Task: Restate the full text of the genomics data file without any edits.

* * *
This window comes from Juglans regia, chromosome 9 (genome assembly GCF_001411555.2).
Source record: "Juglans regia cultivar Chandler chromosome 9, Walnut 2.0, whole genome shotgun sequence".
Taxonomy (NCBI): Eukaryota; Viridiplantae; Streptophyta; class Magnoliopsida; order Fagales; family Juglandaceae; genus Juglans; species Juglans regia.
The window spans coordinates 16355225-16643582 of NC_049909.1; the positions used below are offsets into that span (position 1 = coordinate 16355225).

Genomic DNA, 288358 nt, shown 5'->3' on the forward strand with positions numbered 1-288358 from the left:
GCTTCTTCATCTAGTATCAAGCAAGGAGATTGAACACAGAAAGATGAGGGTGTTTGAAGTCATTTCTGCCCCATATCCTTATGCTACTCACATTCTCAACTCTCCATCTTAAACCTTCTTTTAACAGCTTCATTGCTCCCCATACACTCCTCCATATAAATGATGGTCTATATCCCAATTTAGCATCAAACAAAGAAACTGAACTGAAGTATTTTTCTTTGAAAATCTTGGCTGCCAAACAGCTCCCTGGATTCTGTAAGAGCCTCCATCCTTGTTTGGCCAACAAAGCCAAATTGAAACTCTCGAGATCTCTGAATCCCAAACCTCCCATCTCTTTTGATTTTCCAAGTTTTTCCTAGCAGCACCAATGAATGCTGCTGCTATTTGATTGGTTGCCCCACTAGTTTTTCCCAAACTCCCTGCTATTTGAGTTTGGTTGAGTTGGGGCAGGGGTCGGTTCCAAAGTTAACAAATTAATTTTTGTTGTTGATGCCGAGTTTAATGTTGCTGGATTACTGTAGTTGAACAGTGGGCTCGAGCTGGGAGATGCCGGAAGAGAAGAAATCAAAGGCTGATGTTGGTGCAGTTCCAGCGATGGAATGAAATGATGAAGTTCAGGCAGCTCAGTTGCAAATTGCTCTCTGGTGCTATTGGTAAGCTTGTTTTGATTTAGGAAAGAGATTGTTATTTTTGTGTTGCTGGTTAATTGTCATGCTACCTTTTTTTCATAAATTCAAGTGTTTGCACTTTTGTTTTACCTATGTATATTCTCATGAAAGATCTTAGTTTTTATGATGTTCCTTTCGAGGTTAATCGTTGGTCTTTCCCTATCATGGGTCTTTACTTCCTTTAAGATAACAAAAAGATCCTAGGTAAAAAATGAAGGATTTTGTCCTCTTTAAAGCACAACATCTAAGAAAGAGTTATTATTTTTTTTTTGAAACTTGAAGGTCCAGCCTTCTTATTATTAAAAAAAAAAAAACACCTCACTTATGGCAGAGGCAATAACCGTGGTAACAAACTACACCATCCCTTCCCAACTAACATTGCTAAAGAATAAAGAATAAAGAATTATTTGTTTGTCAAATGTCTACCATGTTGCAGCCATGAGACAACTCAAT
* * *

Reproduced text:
This window comes from Juglans regia, chromosome 9 (genome assembly GCF_001411555.2).
Source record: "Juglans regia cultivar Chandler chromosome 9, Walnut 2.0, whole genome shotgun sequence".
Taxonomy (NCBI): Eukaryota; Viridiplantae; Streptophyta; class Magnoliopsida; order Fagales; family Juglandaceae; genus Juglans; species Juglans regia.
The window spans coordinates 16355225-16643582 of NC_049909.1; the positions used below are offsets into that span (position 1 = coordinate 16355225).

Genomic DNA, 288358 nt, shown 5'->3' on the forward strand with positions numbered 1-288358 from the left:
GCTTCTTCATCTAGTATCAAGCAAGGAGATTGAACACAGAAAGATGAGGGTGTTTGAAGTCATTTCTGCCCCATATCCTTATGCTACTCACATTCTCAACTCTCCATCTTAAACCTTCTTTTAACAGCTTCATTGCTCCCCATACACTCCTCCATATAAATGATGGTCTATATCCCAATTTAGCATCAAACAAAGAAACTGAACTGAAGTATTTTTCTTTGAAAATCTTGGCTGCCAAACAGCTCCCTGGATTCTGTAAGAGCCTCCATCCTTGTTTGGCCAACAAAGCCAAATTGAAACTCTCGAGATCTCTGAATCCCAAACCTCCCATCTCTTTTGATTTTCCAAGTTTTTCCTAGCAGCACCAATGAATGCTGCTGCTATTTGATTGGTTGCCCCACTAGTTTTTCCCAAACTCCCTGCTATTTGAGTTTGGTTGAGTTGGGGCAGGGGTCGGTTCCAAAGTTAACAAATTAATTTTTGTTGTTGATGCCGAGTTTAATGTTGCTGGATTACTGTAGTTGAACAGTGGGCTCGAGCTGGGAGATGCCGGAAGAGAAGAAATCAAAGGCTGATGTTGGTGCAGTTCCAGCGATGGAATGAAATGATGAAGTTCAGGCAGCTCAGTTGCAAATTGCTCTCTGGTGCTATTGGTAAGCTTGTTTTGATTTAGGAAAGAGATTGTTATTTTTGTGTTGCTGGTTAATTGTCATGCTACCTTTTTTTCATAAATTCAAGTGTTTGCACTTTTGTTTTACCTATGTATATTCTCATGAAAGATCTTAGTTTTTATGATGTTCCTTTCGAGGTTAATCGTTGGTCTTTCCCTATCATGGGTCTTTACTTCCTTTAAGATAACAAAAAGATCCTAGGTAAAAAATGAAGGATTTTGTCCTCTTTAAAGCACAACATCTAAGAAAGAGTTATTATTTTTTTTTTGAAACTTGAAGGTCCAGCCTTCTTATTATTAAAAAAAAAAAAACACCTCACTTATGGCAGAGGCAATAACCGTGGTAACAAACTACACCATCCCTTCCCAACTAACATTGCTAAAGAATAAAGAATAAAGAATTATTTGTTTGTCAAATGTCTACCATGTTGCAGCCATGAGACAACTCAAT